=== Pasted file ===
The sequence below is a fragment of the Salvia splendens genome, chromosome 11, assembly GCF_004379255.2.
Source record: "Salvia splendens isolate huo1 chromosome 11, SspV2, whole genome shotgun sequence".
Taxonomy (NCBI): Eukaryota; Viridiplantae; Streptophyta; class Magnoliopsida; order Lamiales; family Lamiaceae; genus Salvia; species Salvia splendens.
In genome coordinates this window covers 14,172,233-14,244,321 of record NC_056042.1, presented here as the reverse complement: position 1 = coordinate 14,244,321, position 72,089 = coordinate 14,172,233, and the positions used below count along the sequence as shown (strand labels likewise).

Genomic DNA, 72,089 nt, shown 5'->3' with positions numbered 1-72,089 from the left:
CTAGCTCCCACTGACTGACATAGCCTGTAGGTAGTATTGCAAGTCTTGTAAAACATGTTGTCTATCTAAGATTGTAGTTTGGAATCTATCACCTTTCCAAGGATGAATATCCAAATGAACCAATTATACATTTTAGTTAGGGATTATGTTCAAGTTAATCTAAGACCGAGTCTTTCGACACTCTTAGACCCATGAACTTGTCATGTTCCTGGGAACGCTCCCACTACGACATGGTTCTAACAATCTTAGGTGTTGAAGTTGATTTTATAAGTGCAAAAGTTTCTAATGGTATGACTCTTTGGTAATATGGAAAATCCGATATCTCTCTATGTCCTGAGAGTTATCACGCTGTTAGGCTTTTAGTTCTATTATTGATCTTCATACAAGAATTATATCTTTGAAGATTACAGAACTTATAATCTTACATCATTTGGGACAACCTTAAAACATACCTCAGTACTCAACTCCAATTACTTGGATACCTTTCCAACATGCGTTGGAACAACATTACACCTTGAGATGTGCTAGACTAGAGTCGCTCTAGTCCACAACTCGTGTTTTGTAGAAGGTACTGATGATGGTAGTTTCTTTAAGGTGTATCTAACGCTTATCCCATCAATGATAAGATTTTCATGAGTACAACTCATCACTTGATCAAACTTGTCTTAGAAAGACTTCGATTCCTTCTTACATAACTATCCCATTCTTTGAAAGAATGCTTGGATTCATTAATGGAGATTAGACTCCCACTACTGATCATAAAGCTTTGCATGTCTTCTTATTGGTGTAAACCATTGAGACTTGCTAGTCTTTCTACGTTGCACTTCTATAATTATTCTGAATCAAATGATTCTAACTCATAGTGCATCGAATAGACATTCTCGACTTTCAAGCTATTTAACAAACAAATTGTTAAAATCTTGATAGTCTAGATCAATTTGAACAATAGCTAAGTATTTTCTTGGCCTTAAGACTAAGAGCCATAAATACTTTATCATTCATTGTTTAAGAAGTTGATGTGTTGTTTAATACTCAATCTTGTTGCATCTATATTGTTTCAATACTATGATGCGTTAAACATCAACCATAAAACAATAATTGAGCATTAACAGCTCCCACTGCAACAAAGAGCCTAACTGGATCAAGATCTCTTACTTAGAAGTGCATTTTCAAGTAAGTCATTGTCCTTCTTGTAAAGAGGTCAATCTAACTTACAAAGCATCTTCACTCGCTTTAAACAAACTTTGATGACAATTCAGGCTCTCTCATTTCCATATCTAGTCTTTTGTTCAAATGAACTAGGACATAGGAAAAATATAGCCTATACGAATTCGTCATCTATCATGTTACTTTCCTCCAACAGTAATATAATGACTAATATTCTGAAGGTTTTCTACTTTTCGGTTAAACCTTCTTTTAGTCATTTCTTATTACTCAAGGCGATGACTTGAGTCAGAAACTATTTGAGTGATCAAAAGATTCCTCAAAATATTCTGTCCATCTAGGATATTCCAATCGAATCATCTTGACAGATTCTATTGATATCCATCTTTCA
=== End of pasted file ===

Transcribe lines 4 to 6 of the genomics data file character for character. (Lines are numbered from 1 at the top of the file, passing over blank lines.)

In genome coordinates this window covers 14,172,233-14,244,321 of record NC_056042.1, presented here as the reverse complement: position 1 = coordinate 14,244,321, position 72,089 = coordinate 14,172,233, and the positions used below count along the sequence as shown (strand labels likewise).

Genomic DNA, 72,089 nt, shown 5'->3' with positions numbered 1-72,089 from the left:
CTAGCTCCCACTGACTGACATAGCCTGTAGGTAGTATTGCAAGTCTTGTAAAACATGTTGTCTATCTAAGATTGTAGTTTGGAATCTATCACCTTTCCAAGGATGAATATCCAAATGAACCAATTATACATTTTAGTTAGGGATTATGTTCAAGTTAATCTAAGACCGAGTCTTTCGACACTCTTAGACCCATGAACTTGTCATGTTCCTGGGAACGCTCCCACTACGACATGGTTCTAACAATCTTAGGTGTTGAAGTTGATTTTATAAGTGCAAAAGTTTCTAATGGTATGACTCTTTGGTAATATGGAAAATCCGATATCTCTCTATGTCCTGAGAGTTATCACGCTGTTAGGCTTTTAGTTCTATTATTGATCTTCATACAAGAATTATATCTTTGAAGATTACAGAACTTATAATCTTACATCATTTGGGACAACCTTAAAACATACCTCAGTACTCAACTCCAATTACTTGGATACCTTTCCAACATGCGTTGGAACAACATTACACCTTGAGATGTGCTAGACTAGAGTCGCTCTAGTCCACAACTCGTGTTTTGTAGAAGGTACTGATGATGGTAGTTTCTTTAAGGTGTATCTAACGCTTATCCCATCAATGATAAGATTTTCATGAGTACAACTCATCACTTGATCAAACTTGTCTTAGAAAGACTTCGATTCCTTCTTACATAACTATCCCATTCTTTGAAAGAATGCTTGGATTCATTAATGGAGATTAGACTCCCACTACTGATCATAAAGCTTTGCATGTCTTCTTATTGGTGTAAACCATTGAGACTTGCTAGTCTTTCTACGTTGCACTTCTATAATTATTCTGAATCAAATGATTCTAACTCATAGTGCATCGAATAGACATTCTCGACTTTCAAGCTATTTAACAAACAAATTGTTAAAATCTTGATAGTCTAGATCAATTTGAACAATAGCTAAGTATTTTCTTGGCCTTAAGACTAAGAGCCATAAATACTTTATCATTCATTGTTTAAGAAGTTGATGTGTTGTTTAATACTCAATCTTGTTGCATCTATATTGTTTCAATACTATGATGCGTTAAACATCAACCATAAAACAATAATTGAGCATTAACAGCTCCCACTGCAACAAAGAGCCTAACTGGATCAAGATCTCTTACTTAGAAGTGCATTTTCAAGTAAGTCATTGTCCTTCTTGTAAAGAGGTCAATCTAACTTACAAAGCATCTTCACTCGCTTTAAACAAACTTTGATGACAATTCAGGCTCTCTCATTTCCATATCTAGTCTTTTGTTCAAATGAACTAGGACATAGGAAAAATATAGCCTATACGAATTCGTCATCTATCATGTTACTTTCCTCCAACAGTAATATAATGACTAATATTCTGAAGGTTTTCTACTTTTCGGTTAAACCTTCTTTTAGTCATTTCTTATTACTCAAGGCGATGACTTGAGTCAGAAACTATTTGAGTGATCAAAAGATTCCTCAAAATATTCTGTCCATCTAGGATATTCCAATCGAATCATCTTGACAGATTCTATTGATATCCATCTTTCA